clientCount++;

	socket.on('disconnect', function(){
	clientCount--;
	delete clients[socket.id];
	var clientIdx = clientList.indexOf(socket.id);
	if(clientIdx > -1){
		clientList.splice(clientIdx, 1);
		
	};

	});

});http://socket.io/get-started/chat/



Finally, I define the functions called by the incoming messages which in turn broadcast to all sockets (io.sockets.emit) or target a specific socket (io.to(target).emit).

//target is passed through msg[1] in the incoming OSC message and arg through msg[2]
broadcastExample = function(target){

//broadcast to all targets
//the parameters following the event name clientFunction  are arguments
if(target == "all"){
	io.sockets.emit("clientFunction", msg[2])
	};

//target a specific socket
else{
	io.to(target).emit("clientFunction", msg[2]);
};

};


index.html

index.html is what the client will be loading when connection to my node app by typing in "socket.music" (which is directed to my static IP through my locally hosted DNS server) and serves as the front end of what the client sees. As the web audio api stuff is called from client.js, it's important to include it first. On my page, I have simple directions and a button which calls init() in audio.js which intializes Web Audio API and loads all the sounds. On an iPhone, there MUST be a user-action before the phone can make sound and data is loaded. It's annoying, but understandable as to prevent huge data rate spikes (which doesn't apply to my piece anyways since it's all over WiFi). I won't go over this here, but I use jQuery to change the text in the button to indicate things are loaded and I also use it to change the text at the bottom of the page indicating the section the piece is in.

client.js

Getting back to socket business, client.js contains responders to the socket events broadcast by index.js and lives on the client side.

//establishing sockets on the client side
var socket = io();


//argt comes from msg[2] on the server side
socket.on('clientFunction, function(argt){
	makeNoise(argt);

});

audio.js

audio.js on the client side contains all the code for the web audio api stuff. I won't go over it in too much detail here because there are plenty of web audio api tutorials online. I start off by declaring my globals such as the audio context and various bits that should be global, such as buffers and gain nodes and oscillator nodes. Then, I declare my aforementioned init() function that sets the web audio api context up and calls other functions that set up oscillators and sound file buffers.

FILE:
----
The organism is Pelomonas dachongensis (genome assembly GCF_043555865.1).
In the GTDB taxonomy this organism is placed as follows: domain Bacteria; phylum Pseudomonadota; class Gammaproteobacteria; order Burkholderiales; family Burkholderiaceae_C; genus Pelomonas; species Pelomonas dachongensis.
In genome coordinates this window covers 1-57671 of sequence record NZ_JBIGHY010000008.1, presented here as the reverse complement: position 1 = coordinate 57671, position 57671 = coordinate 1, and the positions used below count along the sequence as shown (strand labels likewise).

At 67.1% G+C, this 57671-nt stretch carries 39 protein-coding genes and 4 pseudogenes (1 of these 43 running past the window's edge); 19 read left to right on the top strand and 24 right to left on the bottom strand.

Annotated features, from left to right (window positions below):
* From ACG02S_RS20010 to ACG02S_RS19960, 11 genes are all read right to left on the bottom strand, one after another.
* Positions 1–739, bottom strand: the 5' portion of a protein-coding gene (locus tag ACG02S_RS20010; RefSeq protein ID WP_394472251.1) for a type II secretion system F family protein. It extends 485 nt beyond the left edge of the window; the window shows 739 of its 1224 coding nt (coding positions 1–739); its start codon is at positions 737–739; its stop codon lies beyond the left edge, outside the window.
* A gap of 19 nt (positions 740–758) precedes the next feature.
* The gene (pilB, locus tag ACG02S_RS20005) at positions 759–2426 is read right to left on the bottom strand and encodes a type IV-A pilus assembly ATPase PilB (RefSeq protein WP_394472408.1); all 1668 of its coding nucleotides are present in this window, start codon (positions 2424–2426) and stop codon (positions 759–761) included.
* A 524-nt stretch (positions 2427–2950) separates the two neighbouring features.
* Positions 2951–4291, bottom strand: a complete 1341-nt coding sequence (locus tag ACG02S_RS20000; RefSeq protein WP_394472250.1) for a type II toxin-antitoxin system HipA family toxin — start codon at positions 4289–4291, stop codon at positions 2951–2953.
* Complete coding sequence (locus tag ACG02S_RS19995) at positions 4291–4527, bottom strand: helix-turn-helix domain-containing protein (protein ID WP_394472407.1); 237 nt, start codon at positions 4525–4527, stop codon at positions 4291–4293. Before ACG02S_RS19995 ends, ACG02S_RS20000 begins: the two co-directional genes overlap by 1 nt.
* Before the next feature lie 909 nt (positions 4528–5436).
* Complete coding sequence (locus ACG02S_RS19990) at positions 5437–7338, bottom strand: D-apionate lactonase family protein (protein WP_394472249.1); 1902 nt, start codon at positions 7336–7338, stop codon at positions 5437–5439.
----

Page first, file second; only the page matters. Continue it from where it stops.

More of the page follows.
var context, sinGain, sinOsc, soundBuf, soundOsc, soundGain, soundDur;

function init(){
	if(!context){
	try {
		window.AudioContext = 
			window.AudioContext || window.webkitAudioContext;
		context = new AudioContext();
		}
	catch(e) {
		alert('Web Audio API is not supported in this browser');
	}
	sinInit();
	soundInit();
	}
};


var sinInit = function(){

	//sinOsc init
	sinOsc = context.createOscillator();
	sinGain = context.createGain();
	sinOsc.type = "sine";
	sinOsc.frequency.value = Math.random()*5000+500;
	sinGain.gain.value = 0;
	sinOsc.start(0);
	sinOsc.connect(sinGain);
	sinGain.connect(context.destination);


};


var soundInit = function(){
	var req = new XMLHttpRequest();
	req.open('GET', 'media/sample.wav', true);
	req.responseType = 'arraybuffer';

	//decode async
	req.onload = function(){
		context.decodeAudioData(req.response, function(buffer) {
			soundBuf = buffer;
			soundDur = buffer.duration;
			}, function(e){"Error with decoding audio data" + e.err});

		}
	req.send();
};

//called by event 'clientFunction'
var makeNoise = function(argt){
	var now = context.currentTime;
	sinGain.canceldScheduledValues(now);
	sinGain.setValueAtTime(1.0, now);
	sinOsc.frequency.setValueAtTime(argt, now);
	sinGain.setValueAtTime(0.0, now + 1.0);

};

frontend.scd

On the server side, I use SuperCollider to send OSC messages and get clients lists and also generate sounds. I'll only include bits of the helpful stuff pertinent to learning how the socketMusic concept works. I store the port number node is listening to for OSC in the variable b and I create an OSCdef to receive messages from node about clients, storing the result in the ~clients environmental variable.

b = NetAddr("127.0.0.1", 33333);


//use this to receive messages from node with the '/clients' address
OSCdef(\receiveClients, { arg msg, time, addr, recvPort;
//recvPort is the port node is sending OSC messages out on
		~clients = msg[1..]; ~clients.postln;}, 'clients', recvPort: 11111);

//use this to poll node for clients
b.sendMsg("/clients");

Concluding Remarks

That should about cover the framework of what makes my socketMusic concept work. My first piece with the concept, "socketMusic: wireless", premiered at Stony Brook University on May 4, 2015 as part of my final doctoral recital. I posted a link to the soundcloud entry in a previous post.
link to boiler plate on github